Our project during the first week of DS7 was a classic: to makeover one of our application visualisations. I chose to revisit the data set I used for my interview viz, on NFL arrests.
Phrasing sub-titles as questions allows the audience to quickly identify the purpose of each graph.
Utilises a simple, consistent colour scheme that is well-matched to the subject.
Clean design, free of chart junk.
Lack of insight from the data – this visualisation doesn’t really tell us anything very interesting.
Useless graph – the middle graph on the left-hand side is immediately followed by a graph that shows the same data but in a more meaningful way, since it’s normalised for player distribution.
Flat layout – there’s no light and shade in the design of the dashboard.
I pivoted significantly for my remake. Really, the only common themes were the data set and the colour scheme (note to self – try experimenting with colours other than red and blue at some point). I quite quickly decided that the biggest issue with my original viz was that it lacked any significant insight into the data. Though there were a couple of interesting titbits, you’d be hard-pressed to use it as the basis for telling a good story. Remembering a comment that Andy had made during the interview, utilising my newly learned skills of calendar creation, and with a little help from Marcus’ blog on marginal histograms, I wanted to take a look at temporal trends in NFL player arrests.
A marginal histogram was a good choice of graph for this data because it’s an efficient and visually pleasing way of illustrating temporal variation with relation to two scales of interest. In my case these were monthly – to examine seasonal trends – and annually – to investigate decadal patterns. Using this type of visualization, I was easily able to identify the variability in the data
Now, American football isn’t exactly my area of expertise, but having spent the last year living with a Seattle Seagulls fan I knew enough to tell that the monthly pattern coincided cleanly with the NFL season. With a little research I was quickly able to identify that the NFL draft falls in late April or early May each year, providing a good reason for the low number of arrests during April. Police encounters don’t help your employment prospects. Similarly, the introduction of the new conduct policy in 2007 showed up as a likely explanatory factor behind the recent decline in annual arrests. I annotated the visualization with these pieces of information to add some depth to the viz and allow the audience to see them in context, as well as adding a little text to draw out the details.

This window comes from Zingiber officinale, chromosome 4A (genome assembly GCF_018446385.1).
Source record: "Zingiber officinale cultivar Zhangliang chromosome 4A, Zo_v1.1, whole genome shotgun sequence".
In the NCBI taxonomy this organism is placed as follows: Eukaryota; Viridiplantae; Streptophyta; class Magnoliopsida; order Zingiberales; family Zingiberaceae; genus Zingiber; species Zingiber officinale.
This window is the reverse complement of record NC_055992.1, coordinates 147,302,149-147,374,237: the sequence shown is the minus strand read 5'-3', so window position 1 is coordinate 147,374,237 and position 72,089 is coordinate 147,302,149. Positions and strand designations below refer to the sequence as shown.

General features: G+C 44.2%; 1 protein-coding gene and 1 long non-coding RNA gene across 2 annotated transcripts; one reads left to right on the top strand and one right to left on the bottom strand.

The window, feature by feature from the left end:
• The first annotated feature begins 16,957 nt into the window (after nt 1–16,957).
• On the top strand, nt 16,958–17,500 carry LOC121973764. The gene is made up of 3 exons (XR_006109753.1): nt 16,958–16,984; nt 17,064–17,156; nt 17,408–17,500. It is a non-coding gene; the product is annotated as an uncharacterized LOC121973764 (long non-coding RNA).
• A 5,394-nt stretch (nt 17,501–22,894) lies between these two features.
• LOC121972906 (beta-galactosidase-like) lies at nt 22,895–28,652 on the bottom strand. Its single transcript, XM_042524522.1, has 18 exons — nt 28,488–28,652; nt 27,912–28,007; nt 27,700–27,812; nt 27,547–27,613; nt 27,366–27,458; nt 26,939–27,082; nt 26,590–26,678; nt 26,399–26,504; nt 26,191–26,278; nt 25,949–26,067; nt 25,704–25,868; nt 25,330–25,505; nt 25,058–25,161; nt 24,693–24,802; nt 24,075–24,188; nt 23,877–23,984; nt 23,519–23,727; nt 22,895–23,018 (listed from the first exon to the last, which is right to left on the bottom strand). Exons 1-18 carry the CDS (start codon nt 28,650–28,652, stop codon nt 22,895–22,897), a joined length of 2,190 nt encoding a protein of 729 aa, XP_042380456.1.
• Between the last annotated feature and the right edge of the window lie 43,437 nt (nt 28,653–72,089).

I played around with adding filters and highlight actions to the marginal histogram, but realised that the filters were unnecessary due to the nature of the graph, so there was no point adding an extra layer of complexity. Not having a highlight action in this situation is something that I believe comes down to personal preference. I like being able to hover over boxes or bars to view the tooltip without losing the context of being able to see the data that surrounds it, but I think there’s also an argument in favour of highlighting things to allow the user to more clearly see the particular piece of information they’re interested in. I’d be interested to hear what thoughts other people have about this.
The main piece of feedback I got for this viz was that the numbers on the monthly bar chart should be rotated horizontally. This is something I’d done in an earlier version but obviously forgot to change here. Triple-check your work, kids!